As Dulcet Tones sucks
juice from a pomegranate,
his mother tells him that he is
a blob. She laughs,
doesn’t mean it. Usually.
Dulcet lobs the pomegranate
at her head. Ouch,
she says. Night shows up
at the door selling subscriptions.
Dulcet’s mother tries
to convert the salesman.
No sale. Dulcet would have liked
A magazine. He reads fissures
in the moon’s surface, billions
of years near his eyelashes.
Dulcet Tones’ grandmother Ada
called herself the toast of ’46. Gentlemen
asked her out every day of the week.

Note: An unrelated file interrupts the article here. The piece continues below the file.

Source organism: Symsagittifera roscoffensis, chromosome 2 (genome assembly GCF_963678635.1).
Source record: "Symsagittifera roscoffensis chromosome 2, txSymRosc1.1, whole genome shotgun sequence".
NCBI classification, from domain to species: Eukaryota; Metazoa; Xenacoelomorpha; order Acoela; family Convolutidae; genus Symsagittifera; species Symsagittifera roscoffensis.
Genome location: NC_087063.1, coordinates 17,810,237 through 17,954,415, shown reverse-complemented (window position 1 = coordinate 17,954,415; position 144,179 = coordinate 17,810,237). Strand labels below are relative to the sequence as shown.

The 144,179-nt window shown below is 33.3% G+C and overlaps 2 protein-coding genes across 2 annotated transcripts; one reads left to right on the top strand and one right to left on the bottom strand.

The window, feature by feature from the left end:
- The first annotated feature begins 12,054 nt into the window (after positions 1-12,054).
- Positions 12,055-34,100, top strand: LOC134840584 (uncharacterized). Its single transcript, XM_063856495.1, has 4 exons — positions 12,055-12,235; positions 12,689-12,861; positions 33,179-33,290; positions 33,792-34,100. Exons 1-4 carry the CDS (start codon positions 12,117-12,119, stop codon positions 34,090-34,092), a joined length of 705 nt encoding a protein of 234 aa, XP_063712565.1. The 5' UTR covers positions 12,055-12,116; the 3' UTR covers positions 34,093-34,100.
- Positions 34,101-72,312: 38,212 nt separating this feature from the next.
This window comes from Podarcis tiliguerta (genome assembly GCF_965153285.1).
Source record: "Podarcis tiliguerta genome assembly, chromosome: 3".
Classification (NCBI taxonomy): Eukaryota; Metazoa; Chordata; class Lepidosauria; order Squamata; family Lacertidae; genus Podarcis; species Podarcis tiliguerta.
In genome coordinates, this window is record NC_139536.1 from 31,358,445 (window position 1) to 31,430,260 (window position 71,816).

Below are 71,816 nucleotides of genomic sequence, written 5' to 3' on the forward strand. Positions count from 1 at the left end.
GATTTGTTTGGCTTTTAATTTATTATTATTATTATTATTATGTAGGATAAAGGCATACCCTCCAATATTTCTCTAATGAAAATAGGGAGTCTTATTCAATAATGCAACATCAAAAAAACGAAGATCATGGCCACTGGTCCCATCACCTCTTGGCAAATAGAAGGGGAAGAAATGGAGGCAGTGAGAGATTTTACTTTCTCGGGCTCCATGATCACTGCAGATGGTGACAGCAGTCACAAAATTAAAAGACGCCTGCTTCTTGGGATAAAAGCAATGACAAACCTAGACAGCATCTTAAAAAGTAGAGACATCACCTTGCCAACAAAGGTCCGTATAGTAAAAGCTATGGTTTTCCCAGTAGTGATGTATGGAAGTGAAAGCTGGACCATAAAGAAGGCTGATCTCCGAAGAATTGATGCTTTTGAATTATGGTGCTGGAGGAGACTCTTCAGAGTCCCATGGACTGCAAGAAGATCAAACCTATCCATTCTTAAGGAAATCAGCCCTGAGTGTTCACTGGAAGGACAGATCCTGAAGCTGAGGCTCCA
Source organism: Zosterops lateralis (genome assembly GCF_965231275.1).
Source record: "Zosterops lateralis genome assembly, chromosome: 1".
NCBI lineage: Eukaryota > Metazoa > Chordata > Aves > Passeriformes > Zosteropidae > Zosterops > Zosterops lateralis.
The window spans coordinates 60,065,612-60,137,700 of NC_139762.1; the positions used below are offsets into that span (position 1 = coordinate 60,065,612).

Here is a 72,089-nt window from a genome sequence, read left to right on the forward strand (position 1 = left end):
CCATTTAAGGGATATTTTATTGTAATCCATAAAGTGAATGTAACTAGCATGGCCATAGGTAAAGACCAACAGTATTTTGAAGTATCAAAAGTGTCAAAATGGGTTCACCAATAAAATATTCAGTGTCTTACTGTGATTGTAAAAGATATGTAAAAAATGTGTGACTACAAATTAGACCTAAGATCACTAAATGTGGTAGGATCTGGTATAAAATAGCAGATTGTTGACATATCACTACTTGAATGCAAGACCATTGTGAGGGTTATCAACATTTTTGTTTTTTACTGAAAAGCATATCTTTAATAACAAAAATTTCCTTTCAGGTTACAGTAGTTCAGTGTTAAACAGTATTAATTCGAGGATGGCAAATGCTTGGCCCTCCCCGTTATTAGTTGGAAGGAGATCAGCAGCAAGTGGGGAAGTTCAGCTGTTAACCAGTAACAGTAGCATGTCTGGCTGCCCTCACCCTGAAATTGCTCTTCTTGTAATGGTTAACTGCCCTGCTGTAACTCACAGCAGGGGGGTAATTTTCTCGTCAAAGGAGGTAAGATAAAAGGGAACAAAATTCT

She wore white gloves and corsages,
talked of this perfect necklace of time—
that ended when she married Herb,
nice enough, like a turnip on a window sill.
Ada thought he’d make big money.
She’d have corsages from rare
cataleya orchids. Instead she had four kids,
each like a car with something wrong
under the hood. My mother was the best.
She sighed often. It's like a dream
hid in the jewelry box of her life,
but a thief pulled her out anyway.
Dulcet Tones looks for a stronger jewelry box.
He hears footsteps in a dark hall.
The door opens—he looks the thief in the eye